Skip to main content

Indigo Challenge : Herbed Cheese and Grilled Apple Salad

What's the deal : I am cooking my way through the dinner menu of Indigo restaurant. These are not Indigo recipes; I haven't eaten or even seen any of these dishes. This is my interpretation based only on the name of the dish.

Indigo menu says:
Herbed Goat Cheese, Spinach, Grilled Green Apples Creamy Walnut Vinaigrette



Herbed Goat Cheese : It's not goat cheese, it's my homemade Neufchatel. I scooped out little balls of cheese with a melon baller. Finely minced fresh thyme and rosemary, added a pinch of salt and a bit of olive oil, then rolled the cheese balls in the herb mixture.

Spinach : Not happening. You don't get baby spinach here, and there's no way I was putting cooked full-sized spinach in my salad. So you get oak leaf lettuce instead.

Grilled Green Apples : Granny Smith apple, sliced then put on a grill until browned. As simple as that

Creamy Walnut Vinaigrette : This is the lightly creamy version from smitten kitchen. Only I didn’t have walnut oil so it’s made with the more humble olive oil. I sprinkled some toasted walnuts on my salad to make up for it though.

The verdict : A very interesting combination of flavors, all complementing each other. The easiest Indigo dish so far.

Comments

The knife said…
I think Indigo would want to steal this recipe. What a fantastic photo
beautiful pic.. i have some herbed goat cheese lying in my fridge without knowing what to make of it .. now I know what ...:)
beautiful pic.. i have some herbed goat cheese lying in my fridge without knowing what to make of it .. now I know what ...:)
jayasri said…
beautiful photography!, Mmmm sounds interesting, My kids would love this...
Vanamala Hebbar said…
Lovely presentation..nice salad
Alisa said…
Yum! I could make this right now.The combination looks wonderful.I hope you won't mind,I'd love to guide Foodista readers to this post.Just add the apple widget to the end of this post and it's all set, Thanks!

Popular posts from this blog

Tales of A Female Nomad

This month, our book club goes on a nomadic tour. We traveled with Rita Golden Gelman, a writer who sold everything she owned after the shock of a divorce and became a nomad. Not a tourist, because Rita stays away from everything that a tourist does and instead, tries to live the lives of people she visits.

From Mexico to Israel to Galapago Islands, Rita goes the way least traveled, always preferring to stay as a boarder with natives. And sometimes, going to places not even locals will go, places so secluded yet beautiful that Rita's description takes your breath away, urges you to become a nomad yourself.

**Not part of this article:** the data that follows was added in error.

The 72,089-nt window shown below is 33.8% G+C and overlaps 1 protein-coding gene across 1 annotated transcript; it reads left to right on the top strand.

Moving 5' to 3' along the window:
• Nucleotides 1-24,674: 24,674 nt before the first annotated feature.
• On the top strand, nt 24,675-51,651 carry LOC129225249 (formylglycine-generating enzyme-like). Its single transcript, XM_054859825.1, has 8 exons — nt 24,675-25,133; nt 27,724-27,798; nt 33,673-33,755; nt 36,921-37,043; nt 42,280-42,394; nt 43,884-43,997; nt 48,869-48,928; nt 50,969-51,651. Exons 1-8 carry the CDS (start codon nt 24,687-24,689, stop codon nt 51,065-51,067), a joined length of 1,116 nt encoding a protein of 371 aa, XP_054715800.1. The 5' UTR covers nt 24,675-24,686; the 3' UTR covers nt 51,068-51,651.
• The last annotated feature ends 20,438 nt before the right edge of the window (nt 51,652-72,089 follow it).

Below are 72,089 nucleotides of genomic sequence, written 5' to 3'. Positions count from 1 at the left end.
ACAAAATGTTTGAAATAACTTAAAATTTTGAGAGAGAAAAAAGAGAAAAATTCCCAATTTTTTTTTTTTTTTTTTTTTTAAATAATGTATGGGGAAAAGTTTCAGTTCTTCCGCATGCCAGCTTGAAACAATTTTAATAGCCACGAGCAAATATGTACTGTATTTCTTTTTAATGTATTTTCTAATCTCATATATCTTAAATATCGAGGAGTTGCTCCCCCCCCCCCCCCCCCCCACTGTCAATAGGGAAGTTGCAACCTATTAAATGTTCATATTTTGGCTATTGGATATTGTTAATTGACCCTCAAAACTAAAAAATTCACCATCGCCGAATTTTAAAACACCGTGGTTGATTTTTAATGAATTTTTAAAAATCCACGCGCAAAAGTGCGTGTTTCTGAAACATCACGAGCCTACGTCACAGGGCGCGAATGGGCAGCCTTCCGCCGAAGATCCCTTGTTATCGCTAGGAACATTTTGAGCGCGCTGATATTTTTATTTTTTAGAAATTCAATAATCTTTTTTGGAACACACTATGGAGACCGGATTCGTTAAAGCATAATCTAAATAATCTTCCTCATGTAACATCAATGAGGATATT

Yet even nomads sometimes find their roots. Rita found hers in Bali where she spent eight years. Starting as a boarder with a prince, she eventually became a part of the family. I instantly knew I wanted to cook something Indonesian. I picked Nasi Goreng, the Indonesian fried rice.



There are as many recipes for Nasi Goreng as there are cooks. Some use tomatoes, others tamarind.…

Mystery Fruit

This only happened a few times every year, just when the rainy season kicked in. A street hawker will come by, straw basket on head. He will yell "kaul chapni" and I will run out to buy a bundle of these. Stuck together like flowers, they looked like a bouquet. Every hole contains a little fruit. You break out the package, peel the tiny fruit that pops out and eat it. Done slowly, it can take you an hour to eat an head. Or did, when I was about 12 years old.

That was the last time I saw this fruit. I've never seen it again, didn't even know what it was called or where it came from. Three weeks back, Vikram Doctor wrote about a store in Khar that sells Sindhi foods. He described this fruit and I knew it came from my vivid childhood memories. And finally, I knew we were talking about lotus fruit.

Now talk about coincidences. Last weekend, I was passing by a lane in Bandra and for the first time in many, many years I saw the straw basket filled with my mytery fruit. It…

Announcing AWED : Britain

Before I ate my first Italian wood fired pizza, before I went to that swanky Japanese sushi bar for the first time, or the neighborhood Chinese joint, the first non-Indian cuisine I encountered was British. Not real food, mind you, but the tempting, oh so delicious descriptions in my favorite novels. From Enid Blyton to Jane Austen to P.G. Wodehouse, every favorite character in every favorite novel seems to have food on their mind.

Yes, British food gets ridiculed a lot. But forget their main course dishes for now, and think of the full English breakfast and the elegant afternoon teas. Then try imagining the world without cucumber sandwiches or potato chips and you will realize you can't do without British food.

Which is why when I saw that DK was looking for hosts for her monthly event AWED (A Worldly Epicurean's Delight) and there has never been a British AWED, I promptly signed up.



The rules are simple really:

Make any vegetarian or vegan British dish (eggs are allowed in A…